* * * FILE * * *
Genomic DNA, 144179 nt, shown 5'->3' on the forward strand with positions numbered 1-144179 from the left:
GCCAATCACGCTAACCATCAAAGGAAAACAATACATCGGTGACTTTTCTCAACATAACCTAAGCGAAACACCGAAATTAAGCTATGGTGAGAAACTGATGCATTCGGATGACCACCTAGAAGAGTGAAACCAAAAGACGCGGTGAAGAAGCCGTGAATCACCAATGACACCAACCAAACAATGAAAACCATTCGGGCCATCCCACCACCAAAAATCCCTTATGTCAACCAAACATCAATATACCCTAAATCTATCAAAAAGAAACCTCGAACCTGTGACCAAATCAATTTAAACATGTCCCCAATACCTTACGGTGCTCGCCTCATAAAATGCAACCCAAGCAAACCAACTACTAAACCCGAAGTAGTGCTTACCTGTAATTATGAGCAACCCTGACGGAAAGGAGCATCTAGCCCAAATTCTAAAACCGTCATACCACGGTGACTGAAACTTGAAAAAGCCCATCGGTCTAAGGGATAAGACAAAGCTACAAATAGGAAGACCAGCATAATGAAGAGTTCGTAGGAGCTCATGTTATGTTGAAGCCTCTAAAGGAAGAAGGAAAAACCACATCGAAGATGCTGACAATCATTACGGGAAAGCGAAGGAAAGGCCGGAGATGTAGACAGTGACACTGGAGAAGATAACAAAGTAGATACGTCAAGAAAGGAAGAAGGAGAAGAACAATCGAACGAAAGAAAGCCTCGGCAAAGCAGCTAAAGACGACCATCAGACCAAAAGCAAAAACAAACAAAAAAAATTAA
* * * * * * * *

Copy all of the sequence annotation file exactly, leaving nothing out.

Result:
Genomic DNA, 144179 nt, shown 5'->3' on the forward strand with positions numbered 1-144179 from the left:
GCCAATCACGCTAACCATCAAAGGAAAACAATACATCGGTGACTTTTCTCAACATAACCTAAGCGAAACACCGAAATTAAGCTATGGTGAGAAACTGATGCATTCGGATGACCACCTAGAAGAGTGAAACCAAAAGACGCGGTGAAGAAGCCGTGAATCACCAATGACACCAACCAAACAATGAAAACCATTCGGGCCATCCCACCACCAAAAATCCCTTATGTCAACCAAACATCAATATACCCTAAATCTATCAAAAAGAAACCTCGAACCTGTGACCAAATCAATTTAAACATGTCCCCAATACCTTACGGTGCTCGCCTCATAAAATGCAACCCAAGCAAACCAACTACTAAACCCGAAGTAGTGCTTACCTGTAATTATGAGCAACCCTGACGGAAAGGAGCATCTAGCCCAAATTCTAAAACCGTCATACCACGGTGACTGAAACTTGAAAAAGCCCATCGGTCTAAGGGATAAGACAAAGCTACAAATAGGAAGACCAGCATAATGAAGAGTTCGTAGGAGCTCATGTTATGTTGAAGCCTCTAAAGGAAGAAGGAAAAACCACATCGAAGATGCTGACAATCATTACGGGAAAGCGAAGGAAAGGCCGGAGATGTAGACAGTGACACTGGAGAAGATAACAAAGTAGATACGTCAAGAAAGGAAGAAGGAGAAGAACAATCGAACGAAAGAAAGCCTCGGCAAAGCAGCTAAAGACGACCATCAGACCAAAAGCAAAAACAAACAAAAAAAATTAA